As you’re planning your junior player’s summer schedule, one event you may want to include is the USTA College Combine being held at the National Campus in Orlando June 16-20, 2019.
This college recruiting event is in its third year and is an opportunity for American junior boys and girls of all levels who have the goal of playing college tennis in mind. It will allow them to showcase their athleticism and tennis skills for college coaches from around the country in all NCAA Divisions.
Here are a few key points:
- Open to American juniors with high school graduation years of 2019, 2020, 2021, 2022, 2023.
- Boys and girls singles match-play winners will once again receive a USTA Pro Circuit main draw $15K wild card.
- Last year’s Combine sold out (128 players – 64 boys and 64 girls).
- June 16 – optional day for players who want to play doubles.
- June 17 – fitness testing led by Dr. Mark Kovacs [click here to listen to my podcast with Mark], as well as stations led by Leslie Allen, Dwayne Hultquist and Sanela Kunovac. There also will be a parents information session and players welcome reception.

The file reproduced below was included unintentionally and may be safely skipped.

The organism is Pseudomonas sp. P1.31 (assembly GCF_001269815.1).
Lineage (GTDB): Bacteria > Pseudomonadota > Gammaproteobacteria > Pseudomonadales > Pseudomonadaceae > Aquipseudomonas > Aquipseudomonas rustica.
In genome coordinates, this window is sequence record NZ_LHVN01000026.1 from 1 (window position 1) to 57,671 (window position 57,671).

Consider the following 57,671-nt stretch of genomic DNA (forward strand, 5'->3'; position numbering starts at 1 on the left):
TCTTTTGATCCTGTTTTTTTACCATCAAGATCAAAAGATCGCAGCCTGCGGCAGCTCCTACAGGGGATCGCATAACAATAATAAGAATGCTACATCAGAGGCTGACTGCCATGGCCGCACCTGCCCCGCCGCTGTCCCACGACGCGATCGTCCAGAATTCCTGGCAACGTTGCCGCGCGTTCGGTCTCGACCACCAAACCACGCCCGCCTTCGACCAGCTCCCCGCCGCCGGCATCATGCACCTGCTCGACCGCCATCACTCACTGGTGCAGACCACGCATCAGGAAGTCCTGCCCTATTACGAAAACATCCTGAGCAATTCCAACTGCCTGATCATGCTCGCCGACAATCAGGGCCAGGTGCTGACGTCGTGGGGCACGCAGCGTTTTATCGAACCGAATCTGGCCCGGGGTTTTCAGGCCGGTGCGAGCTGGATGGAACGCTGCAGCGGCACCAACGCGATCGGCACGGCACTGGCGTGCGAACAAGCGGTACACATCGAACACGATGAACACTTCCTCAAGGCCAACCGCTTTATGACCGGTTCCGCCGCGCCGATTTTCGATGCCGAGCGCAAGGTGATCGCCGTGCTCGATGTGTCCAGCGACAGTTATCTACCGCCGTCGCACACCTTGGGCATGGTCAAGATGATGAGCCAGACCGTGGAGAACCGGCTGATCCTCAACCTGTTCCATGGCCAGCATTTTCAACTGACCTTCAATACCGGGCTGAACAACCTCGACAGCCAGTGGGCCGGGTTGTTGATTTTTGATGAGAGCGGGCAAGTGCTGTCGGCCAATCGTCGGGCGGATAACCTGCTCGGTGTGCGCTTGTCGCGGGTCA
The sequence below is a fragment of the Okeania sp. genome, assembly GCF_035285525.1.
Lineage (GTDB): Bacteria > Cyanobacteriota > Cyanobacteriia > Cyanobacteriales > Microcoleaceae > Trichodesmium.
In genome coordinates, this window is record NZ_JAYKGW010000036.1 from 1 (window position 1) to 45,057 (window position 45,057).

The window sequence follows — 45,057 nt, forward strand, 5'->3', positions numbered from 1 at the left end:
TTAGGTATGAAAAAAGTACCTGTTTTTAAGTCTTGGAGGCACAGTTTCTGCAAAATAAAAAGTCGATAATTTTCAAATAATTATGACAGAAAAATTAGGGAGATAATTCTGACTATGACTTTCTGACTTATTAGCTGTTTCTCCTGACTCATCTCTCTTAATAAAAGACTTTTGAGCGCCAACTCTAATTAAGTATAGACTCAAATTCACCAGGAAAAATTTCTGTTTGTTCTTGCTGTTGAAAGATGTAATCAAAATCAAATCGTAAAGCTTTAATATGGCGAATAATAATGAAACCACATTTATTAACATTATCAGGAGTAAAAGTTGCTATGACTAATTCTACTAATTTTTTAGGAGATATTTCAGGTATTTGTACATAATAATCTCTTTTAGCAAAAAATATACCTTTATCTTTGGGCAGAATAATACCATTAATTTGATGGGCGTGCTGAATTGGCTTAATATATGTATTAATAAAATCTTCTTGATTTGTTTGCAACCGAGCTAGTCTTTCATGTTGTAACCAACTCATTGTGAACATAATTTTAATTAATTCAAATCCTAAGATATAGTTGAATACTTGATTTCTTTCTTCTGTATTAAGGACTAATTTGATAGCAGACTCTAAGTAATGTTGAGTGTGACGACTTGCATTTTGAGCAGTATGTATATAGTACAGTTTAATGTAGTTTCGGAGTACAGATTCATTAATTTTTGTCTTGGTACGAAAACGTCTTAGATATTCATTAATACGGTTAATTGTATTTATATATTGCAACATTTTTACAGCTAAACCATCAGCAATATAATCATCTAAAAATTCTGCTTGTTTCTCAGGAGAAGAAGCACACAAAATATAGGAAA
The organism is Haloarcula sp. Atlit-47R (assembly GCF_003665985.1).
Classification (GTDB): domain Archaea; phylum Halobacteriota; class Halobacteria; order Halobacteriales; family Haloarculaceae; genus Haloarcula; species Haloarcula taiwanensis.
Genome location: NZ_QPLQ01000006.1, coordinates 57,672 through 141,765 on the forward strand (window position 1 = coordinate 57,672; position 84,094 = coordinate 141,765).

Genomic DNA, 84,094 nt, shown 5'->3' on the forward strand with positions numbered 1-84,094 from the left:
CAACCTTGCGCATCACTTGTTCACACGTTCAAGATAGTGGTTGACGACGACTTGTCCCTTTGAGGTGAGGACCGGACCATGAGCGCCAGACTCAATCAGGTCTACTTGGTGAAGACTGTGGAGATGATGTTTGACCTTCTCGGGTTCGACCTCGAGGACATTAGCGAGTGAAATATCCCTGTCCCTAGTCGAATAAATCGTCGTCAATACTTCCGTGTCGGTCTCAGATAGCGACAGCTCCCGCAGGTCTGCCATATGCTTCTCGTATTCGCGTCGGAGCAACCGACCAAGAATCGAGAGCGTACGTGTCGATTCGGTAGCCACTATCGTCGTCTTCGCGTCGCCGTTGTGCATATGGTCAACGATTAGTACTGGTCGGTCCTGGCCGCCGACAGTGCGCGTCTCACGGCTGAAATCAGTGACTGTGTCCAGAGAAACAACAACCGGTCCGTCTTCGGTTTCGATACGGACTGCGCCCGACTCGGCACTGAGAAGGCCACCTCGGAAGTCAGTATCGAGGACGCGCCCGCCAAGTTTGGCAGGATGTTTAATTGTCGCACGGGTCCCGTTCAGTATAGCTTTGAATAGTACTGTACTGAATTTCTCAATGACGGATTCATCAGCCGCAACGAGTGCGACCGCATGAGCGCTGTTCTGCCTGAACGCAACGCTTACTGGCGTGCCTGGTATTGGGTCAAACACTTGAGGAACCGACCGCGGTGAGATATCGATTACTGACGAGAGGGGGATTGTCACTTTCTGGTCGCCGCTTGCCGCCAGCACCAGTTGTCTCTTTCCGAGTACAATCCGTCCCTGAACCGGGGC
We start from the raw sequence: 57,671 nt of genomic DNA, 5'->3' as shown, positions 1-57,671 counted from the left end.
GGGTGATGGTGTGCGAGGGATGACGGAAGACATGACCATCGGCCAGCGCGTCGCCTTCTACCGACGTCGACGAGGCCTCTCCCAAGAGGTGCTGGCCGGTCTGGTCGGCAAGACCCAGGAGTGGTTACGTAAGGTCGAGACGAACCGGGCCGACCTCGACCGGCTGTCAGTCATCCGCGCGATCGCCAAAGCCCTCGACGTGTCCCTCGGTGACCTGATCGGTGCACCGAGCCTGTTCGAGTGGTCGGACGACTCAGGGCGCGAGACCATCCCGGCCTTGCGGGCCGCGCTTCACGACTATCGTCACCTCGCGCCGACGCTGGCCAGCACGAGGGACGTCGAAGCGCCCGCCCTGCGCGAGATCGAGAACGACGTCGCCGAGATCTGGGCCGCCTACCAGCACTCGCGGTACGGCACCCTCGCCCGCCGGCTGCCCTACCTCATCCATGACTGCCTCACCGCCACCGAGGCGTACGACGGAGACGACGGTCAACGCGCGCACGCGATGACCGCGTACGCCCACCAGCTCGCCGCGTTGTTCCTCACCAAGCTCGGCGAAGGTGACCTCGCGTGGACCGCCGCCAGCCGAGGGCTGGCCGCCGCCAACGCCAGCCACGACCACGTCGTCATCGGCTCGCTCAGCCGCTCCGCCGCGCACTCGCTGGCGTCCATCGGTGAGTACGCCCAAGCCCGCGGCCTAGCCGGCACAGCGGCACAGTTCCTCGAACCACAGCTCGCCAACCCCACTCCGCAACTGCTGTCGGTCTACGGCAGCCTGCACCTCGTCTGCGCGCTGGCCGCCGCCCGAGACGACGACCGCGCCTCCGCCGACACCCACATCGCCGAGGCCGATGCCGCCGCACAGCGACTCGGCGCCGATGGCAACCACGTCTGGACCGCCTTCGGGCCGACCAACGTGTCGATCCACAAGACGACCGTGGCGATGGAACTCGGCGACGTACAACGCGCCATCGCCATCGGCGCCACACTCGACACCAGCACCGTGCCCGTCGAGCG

- June 18 – singles match play.
- June 19 – singles match play.
- June 20 – tournament shootouts.
- Roman Prokes will lead racquet education sessions June 17-18.
- USTA Player Development Coaching Education Sessions for all tennis coaches will be held on June 17 to discuss fitness tests and strength and conditioning and on June 18 to discuss on-court tactical tips.
- We will be introducing High School Coaches’ Night on June 18, and all HS coaches are invited to come out to listen to the USTA’s high school and college departments, and ask questions they may have as well. The curriculum is still being finalized.
- We are starting an initiative where USTA Sections that have college showcases can receive a boys and girls wild card (entry fee waived) into our national Combine.
- So far, 51 Combine participants are either on college tennis rosters, have signed an NLI, or have given a verbal commitment to play college tennis. The majority of past participants are still in the junior ranks.
USTA’s Brian Ormiston shared the following: “I do know a couple of those players who are now on college rosters was a direct result of playing in the Combine. A great example, one player didn’t have a UTR or a Tennis Recruiting bio, and he’s now with Nichols College (their coaching staff was on hand and that’s how they discovered him). His mom even told me she got influenced by the Combine and is now the high school girls team tennis coach. Hopefully we keep getting more stories like this as the years go on!”
If your child has participated in a previous Combine, we’d love to hear about the experience in the Comments below!